Hugh Laurie’s fondness for his most famous character, the misanthropic genius Dr Gregory House, has grown stronger over time. Even after starring in hit medical drama House for eight seasons, he still has no problem whatsoever being pigeonholed by the bad doctor.
“Some actors get put in a box that they don’t want to be in,” he told Junkee. “Whereas I, on the other hand, got to play a character that I loved and admired and found endlessly funny and interesting, so if people connect me with that experience then what can I say? It was an honour to do it, so I’m lucky, very lucky.”
Even though it's been five years since House wrapped, that didn't mean Laurie wanted to jump back into a series-leading role. As much as he loved playing House, the gruelling nature of starring in a long-running TV show took its toll. Then, along came a script that piqued Laurie’s interest. It was Chance, based on the novel by Kem Nunn and co-adapted by the author, about the descent into darkness of San Franciscan forensic neuropsychiatrist Dr Eldon Chance.
Laurie loved the script but thought he couldn’t possibly play another doctor.
“I opened this thing, and by the first page, I went, ‘Oh, that’s a shame, because I obviously can’t do this,'” Laurie told The Wall Street Journal. “And then, within about three pages, I actually completely forgot about that. And I thought, ‘This is just a totally different creation and approach. There’s no wisecracking in this. This is about real suffering.'”
On the surface, there are some obvious similarities between Dr House and Dr Chance. Both are tortured souls. Both are brilliant. Both wade in morally murky waters. Both lend their surnames to an acclaimed drama.
But that’s where the similarities largely end – this isn’t even remotely House 2.0. For a start, Chance is self-doubting rather than arrogant.
“[He] doesn’t claim to have all the answers,” Laurie told Entertainment Tonight. “There’s no equivalent of keyhole surgery for the brain, and that’s the defeated position he’s in. He’s overwhelmed by the suffering he’s seeing every day, and he’s losing his way and he’s losing his will, until this patient arrives, who lights a spark and shows him hope of finding meaning again, finding joy, finding human connection.”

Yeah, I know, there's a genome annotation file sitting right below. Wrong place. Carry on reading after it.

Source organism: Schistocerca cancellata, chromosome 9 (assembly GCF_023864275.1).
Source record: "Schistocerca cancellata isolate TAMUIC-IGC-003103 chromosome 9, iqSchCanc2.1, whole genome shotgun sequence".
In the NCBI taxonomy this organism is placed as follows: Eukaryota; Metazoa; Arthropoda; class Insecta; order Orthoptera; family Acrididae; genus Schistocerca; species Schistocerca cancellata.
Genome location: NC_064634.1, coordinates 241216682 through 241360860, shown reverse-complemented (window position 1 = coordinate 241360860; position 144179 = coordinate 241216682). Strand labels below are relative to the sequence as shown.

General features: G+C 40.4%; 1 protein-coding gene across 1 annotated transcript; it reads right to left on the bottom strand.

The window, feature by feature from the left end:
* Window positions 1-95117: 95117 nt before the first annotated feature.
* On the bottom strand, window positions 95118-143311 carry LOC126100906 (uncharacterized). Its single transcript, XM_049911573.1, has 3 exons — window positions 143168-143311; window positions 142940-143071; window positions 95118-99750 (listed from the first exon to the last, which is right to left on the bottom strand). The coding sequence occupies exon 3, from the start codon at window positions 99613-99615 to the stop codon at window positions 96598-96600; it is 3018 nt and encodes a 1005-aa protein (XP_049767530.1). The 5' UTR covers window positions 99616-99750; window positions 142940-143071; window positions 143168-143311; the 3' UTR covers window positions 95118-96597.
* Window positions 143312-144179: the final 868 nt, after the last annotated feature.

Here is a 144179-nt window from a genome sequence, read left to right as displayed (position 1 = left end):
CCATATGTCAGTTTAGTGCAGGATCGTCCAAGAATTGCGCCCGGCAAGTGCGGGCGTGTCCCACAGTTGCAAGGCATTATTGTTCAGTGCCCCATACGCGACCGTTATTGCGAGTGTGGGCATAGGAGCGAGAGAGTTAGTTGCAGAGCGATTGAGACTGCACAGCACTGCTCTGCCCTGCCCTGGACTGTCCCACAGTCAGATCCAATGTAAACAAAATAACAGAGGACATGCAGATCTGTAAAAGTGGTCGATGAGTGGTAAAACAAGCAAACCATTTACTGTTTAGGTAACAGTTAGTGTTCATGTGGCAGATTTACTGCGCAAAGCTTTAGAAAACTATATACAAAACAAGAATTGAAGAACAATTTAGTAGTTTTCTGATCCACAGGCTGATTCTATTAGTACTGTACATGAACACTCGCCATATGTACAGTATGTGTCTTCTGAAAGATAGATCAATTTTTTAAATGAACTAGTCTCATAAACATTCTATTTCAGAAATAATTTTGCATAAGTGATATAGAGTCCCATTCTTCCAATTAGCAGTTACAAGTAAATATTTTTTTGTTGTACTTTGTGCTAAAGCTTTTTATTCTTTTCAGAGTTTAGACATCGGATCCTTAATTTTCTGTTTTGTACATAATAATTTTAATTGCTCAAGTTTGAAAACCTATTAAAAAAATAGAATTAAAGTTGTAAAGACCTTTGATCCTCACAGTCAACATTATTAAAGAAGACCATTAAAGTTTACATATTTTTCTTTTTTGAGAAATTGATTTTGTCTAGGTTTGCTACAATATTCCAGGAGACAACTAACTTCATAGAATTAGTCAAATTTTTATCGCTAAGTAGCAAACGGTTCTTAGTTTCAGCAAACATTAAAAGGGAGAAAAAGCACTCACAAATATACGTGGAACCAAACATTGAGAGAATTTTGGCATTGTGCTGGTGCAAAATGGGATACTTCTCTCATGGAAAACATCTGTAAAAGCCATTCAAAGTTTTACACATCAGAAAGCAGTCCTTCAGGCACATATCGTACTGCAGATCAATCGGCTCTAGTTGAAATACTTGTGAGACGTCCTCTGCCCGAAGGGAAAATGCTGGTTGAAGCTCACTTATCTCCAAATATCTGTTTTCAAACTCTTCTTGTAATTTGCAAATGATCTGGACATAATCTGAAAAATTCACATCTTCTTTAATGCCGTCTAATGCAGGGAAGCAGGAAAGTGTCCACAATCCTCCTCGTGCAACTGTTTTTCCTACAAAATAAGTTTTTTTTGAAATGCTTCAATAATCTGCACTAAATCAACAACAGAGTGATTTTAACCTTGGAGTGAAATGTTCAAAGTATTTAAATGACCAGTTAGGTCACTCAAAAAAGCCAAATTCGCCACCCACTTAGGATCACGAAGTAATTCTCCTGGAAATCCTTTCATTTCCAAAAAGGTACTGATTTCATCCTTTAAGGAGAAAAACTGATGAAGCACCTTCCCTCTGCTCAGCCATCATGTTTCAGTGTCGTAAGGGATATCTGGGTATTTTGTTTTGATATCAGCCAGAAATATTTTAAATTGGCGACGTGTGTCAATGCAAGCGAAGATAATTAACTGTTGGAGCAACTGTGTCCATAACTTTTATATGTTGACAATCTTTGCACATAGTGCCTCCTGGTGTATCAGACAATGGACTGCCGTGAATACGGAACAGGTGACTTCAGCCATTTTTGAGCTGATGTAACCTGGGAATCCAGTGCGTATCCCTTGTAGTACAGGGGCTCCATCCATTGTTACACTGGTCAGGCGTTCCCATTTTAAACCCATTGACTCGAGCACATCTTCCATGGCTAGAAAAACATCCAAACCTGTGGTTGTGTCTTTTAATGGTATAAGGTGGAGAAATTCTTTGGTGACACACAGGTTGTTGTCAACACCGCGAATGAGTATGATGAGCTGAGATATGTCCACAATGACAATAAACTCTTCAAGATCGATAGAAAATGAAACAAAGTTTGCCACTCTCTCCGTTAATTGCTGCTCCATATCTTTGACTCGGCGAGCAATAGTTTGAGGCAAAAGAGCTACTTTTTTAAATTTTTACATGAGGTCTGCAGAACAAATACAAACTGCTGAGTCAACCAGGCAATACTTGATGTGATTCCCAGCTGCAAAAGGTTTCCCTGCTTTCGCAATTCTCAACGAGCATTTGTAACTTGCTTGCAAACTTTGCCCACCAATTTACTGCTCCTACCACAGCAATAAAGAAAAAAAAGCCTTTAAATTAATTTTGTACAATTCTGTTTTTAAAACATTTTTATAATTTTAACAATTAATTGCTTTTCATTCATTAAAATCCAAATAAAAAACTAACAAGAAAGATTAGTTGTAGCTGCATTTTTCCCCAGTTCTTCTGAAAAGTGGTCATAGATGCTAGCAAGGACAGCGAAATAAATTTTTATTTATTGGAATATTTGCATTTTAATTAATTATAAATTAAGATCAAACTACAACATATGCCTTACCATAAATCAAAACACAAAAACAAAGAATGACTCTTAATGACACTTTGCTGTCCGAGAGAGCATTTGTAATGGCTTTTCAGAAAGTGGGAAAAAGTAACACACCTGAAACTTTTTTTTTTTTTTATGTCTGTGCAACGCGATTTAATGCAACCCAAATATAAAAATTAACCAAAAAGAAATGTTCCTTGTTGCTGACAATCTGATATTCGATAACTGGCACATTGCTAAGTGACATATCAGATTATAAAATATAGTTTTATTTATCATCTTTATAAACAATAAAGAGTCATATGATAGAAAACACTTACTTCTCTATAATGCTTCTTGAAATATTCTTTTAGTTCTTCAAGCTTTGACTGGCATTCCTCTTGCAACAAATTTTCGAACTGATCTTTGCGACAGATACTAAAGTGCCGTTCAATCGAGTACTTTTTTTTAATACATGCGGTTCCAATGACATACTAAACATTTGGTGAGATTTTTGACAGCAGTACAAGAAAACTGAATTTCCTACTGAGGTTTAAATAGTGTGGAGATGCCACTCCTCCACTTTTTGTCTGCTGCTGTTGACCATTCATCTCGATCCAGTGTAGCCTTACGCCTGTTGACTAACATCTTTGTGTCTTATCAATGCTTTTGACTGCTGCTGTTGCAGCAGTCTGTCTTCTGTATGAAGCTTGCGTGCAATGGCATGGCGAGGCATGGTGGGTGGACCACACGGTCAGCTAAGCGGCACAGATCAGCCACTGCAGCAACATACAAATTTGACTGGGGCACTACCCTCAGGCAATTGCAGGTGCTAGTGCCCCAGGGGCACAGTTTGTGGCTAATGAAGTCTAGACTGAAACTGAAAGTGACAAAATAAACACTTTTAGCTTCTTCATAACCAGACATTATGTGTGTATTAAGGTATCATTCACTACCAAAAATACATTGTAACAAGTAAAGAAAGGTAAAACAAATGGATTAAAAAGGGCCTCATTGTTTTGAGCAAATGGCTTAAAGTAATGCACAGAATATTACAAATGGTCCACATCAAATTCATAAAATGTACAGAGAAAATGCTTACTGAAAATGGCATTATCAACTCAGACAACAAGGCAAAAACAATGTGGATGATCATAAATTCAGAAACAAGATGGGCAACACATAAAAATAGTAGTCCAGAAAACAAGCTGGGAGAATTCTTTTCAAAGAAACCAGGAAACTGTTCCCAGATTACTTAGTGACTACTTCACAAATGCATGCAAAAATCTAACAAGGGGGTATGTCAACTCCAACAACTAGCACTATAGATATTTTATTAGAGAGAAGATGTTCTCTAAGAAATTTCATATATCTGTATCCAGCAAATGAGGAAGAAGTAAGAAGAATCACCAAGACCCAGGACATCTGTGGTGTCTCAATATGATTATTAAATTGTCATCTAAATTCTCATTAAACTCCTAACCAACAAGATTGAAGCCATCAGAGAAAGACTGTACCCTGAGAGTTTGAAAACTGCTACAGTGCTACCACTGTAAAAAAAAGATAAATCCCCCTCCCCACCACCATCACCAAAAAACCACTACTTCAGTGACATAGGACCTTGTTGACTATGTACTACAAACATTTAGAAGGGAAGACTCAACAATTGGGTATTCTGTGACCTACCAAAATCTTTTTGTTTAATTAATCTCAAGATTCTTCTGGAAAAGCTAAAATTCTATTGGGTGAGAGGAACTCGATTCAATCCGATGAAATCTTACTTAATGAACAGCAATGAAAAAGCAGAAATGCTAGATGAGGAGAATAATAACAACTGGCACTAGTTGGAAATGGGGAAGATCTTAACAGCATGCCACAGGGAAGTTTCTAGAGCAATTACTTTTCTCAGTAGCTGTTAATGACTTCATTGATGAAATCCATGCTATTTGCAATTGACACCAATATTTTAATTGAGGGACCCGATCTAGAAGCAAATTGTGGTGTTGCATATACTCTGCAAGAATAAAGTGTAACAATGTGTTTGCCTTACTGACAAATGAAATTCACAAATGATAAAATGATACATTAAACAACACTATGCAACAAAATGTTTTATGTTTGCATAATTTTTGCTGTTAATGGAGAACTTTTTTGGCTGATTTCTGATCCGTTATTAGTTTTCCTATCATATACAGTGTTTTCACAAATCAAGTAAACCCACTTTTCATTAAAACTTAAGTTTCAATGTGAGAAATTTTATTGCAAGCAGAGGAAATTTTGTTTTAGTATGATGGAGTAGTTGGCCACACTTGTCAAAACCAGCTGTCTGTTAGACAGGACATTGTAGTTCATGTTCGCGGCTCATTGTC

That patient is Jaclyn Blackstone (Gretchen Mol), a deeply troubled and alluring woman who may be suffering from dissociative identity disorder and domestic abuse by her crooked cop husband (Paul Adelstein).
She’s a key catalyst for Chance’s gradual transformation from passive doctor to active participant in vigilantism, as he rapidly finds himself caught in a web of sexual obsession, mental illness and police corruption.
Like House, Chance begins to break the rules to get results, but there lies the second divergence – we’re as far away from House’s stomping ground at Princeton-Plainsboro Teaching Hospital, New Jersey as you can get. Dr Chance moonlights in the gritty underbelly of San Francisco in a noir subgenre you might call “twisted Hitchcock”.
The show is a dark exploration of the human psyche, as much of the protagonist’s as it is of his patients. Laurie, who has spoken openly over the years about his battle with depression, has a fascination with human psychology. It was one of the things he loved about playing House.
“I was attracted to and moved by his unhappiness," he told The LA Times, "and by unhappiness in general. Unhappiness is an unfinished state; happy people don't need our help."
And if House’s unhappiness was a gift to play, dwelling in and around the damaged minds of Chance would seem to be just as great a draw card.
"I was fascinated by the workings of the human mind, and how we define consciousness and identity and who we really are, and how fragile that identity is," Laurie told Mashable. "One slip and your whole life – not just your whole life but your actual personality – is turned upside down."
Laurie admits he was nervous about taking on Chance but it was an opportunity he couldn’t pass up.
"I do it nervously, anguishly, partly out of a desire not to dishonour House, which I'm so proud of and which I love so much," he told The Hollywood Reporter. “I was genuinely absorbed and intrigued by the story, by the character, by the world of neuropsychology."
Watch Chance on SBS every Thursday night at 9:30pm. You can stream previous episodes at SBS On Demand: